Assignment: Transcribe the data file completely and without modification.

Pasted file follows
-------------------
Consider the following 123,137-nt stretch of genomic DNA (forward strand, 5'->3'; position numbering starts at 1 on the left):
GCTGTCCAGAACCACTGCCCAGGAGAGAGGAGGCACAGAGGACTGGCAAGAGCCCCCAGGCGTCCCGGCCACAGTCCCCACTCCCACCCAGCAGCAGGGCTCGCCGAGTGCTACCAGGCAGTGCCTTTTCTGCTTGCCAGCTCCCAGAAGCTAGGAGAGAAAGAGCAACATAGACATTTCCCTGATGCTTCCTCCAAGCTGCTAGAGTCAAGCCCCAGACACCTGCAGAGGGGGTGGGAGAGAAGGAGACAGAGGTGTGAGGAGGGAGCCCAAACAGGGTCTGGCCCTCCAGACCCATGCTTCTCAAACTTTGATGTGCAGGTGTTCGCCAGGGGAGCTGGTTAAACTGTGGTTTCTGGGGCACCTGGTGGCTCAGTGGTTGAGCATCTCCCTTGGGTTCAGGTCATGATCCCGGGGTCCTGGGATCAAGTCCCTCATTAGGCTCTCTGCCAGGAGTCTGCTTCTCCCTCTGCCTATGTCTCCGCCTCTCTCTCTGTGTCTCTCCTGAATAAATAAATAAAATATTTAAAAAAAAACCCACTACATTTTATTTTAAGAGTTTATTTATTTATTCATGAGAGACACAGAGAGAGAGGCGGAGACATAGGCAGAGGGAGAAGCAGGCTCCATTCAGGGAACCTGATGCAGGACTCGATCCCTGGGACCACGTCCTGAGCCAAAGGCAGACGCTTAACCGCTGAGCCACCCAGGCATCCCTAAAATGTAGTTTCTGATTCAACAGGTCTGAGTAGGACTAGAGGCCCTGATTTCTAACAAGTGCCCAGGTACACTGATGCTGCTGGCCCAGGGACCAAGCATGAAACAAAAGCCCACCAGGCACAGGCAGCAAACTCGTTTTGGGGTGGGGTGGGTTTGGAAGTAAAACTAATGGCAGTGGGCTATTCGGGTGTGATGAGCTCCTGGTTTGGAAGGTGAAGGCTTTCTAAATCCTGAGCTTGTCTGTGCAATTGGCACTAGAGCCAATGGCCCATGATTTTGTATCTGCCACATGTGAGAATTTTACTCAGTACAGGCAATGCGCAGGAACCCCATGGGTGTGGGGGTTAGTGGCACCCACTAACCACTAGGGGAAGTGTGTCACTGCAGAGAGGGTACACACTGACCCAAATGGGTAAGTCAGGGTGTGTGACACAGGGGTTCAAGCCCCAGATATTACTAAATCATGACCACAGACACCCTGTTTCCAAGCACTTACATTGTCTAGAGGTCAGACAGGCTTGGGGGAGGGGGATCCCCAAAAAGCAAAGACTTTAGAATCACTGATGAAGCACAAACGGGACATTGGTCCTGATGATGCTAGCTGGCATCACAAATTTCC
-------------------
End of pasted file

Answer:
Consider the following 123,137-nt stretch of genomic DNA (forward strand, 5'->3'; position numbering starts at 1 on the left):
GCTGTCCAGAACCACTGCCCAGGAGAGAGGAGGCACAGAGGACTGGCAAGAGCCCCCAGGCGTCCCGGCCACAGTCCCCACTCCCACCCAGCAGCAGGGCTCGCCGAGTGCTACCAGGCAGTGCCTTTTCTGCTTGCCAGCTCCCAGAAGCTAGGAGAGAAAGAGCAACATAGACATTTCCCTGATGCTTCCTCCAAGCTGCTAGAGTCAAGCCCCAGACACCTGCAGAGGGGGTGGGAGAGAAGGAGACAGAGGTGTGAGGAGGGAGCCCAAACAGGGTCTGGCCCTCCAGACCCATGCTTCTCAAACTTTGATGTGCAGGTGTTCGCCAGGGGAGCTGGTTAAACTGTGGTTTCTGGGGCACCTGGTGGCTCAGTGGTTGAGCATCTCCCTTGGGTTCAGGTCATGATCCCGGGGTCCTGGGATCAAGTCCCTCATTAGGCTCTCTGCCAGGAGTCTGCTTCTCCCTCTGCCTATGTCTCCGCCTCTCTCTCTGTGTCTCTCCTGAATAAATAAATAAAATATTTAAAAAAAAACCCACTACATTTTATTTTAAGAGTTTATTTATTTATTCATGAGAGACACAGAGAGAGAGGCGGAGACATAGGCAGAGGGAGAAGCAGGCTCCATTCAGGGAACCTGATGCAGGACTCGATCCCTGGGACCACGTCCTGAGCCAAAGGCAGACGCTTAACCGCTGAGCCACCCAGGCATCCCTAAAATGTAGTTTCTGATTCAACAGGTCTGAGTAGGACTAGAGGCCCTGATTTCTAACAAGTGCCCAGGTACACTGATGCTGCTGGCCCAGGGACCAAGCATGAAACAAAAGCCCACCAGGCACAGGCAGCAAACTCGTTTTGGGGTGGGGTGGGTTTGGAAGTAAAACTAATGGCAGTGGGCTATTCGGGTGTGATGAGCTCCTGGTTTGGAAGGTGAAGGCTTTCTAAATCCTGAGCTTGTCTGTGCAATTGGCACTAGAGCCAATGGCCCATGATTTTGTATCTGCCACATGTGAGAATTTTACTCAGTACAGGCAATGCGCAGGAACCCCATGGGTGTGGGGGTTAGTGGCACCCACTAACCACTAGGGGAAGTGTGTCACTGCAGAGAGGGTACACACTGACCCAAATGGGTAAGTCAGGGTGTGTGACACAGGGGTTCAAGCCCCAGATATTACTAAATCATGACCACAGACACCCTGTTTCCAAGCACTTACATTGTCTAGAGGTCAGACAGGCTTGGGGGAGGGGGATCCCCAAAAAGCAAAGACTTTAGAATCACTGATGAAGCACAAACGGGACATTGGTCCTGATGATGCTAGCTGGCATCACAAATTTCC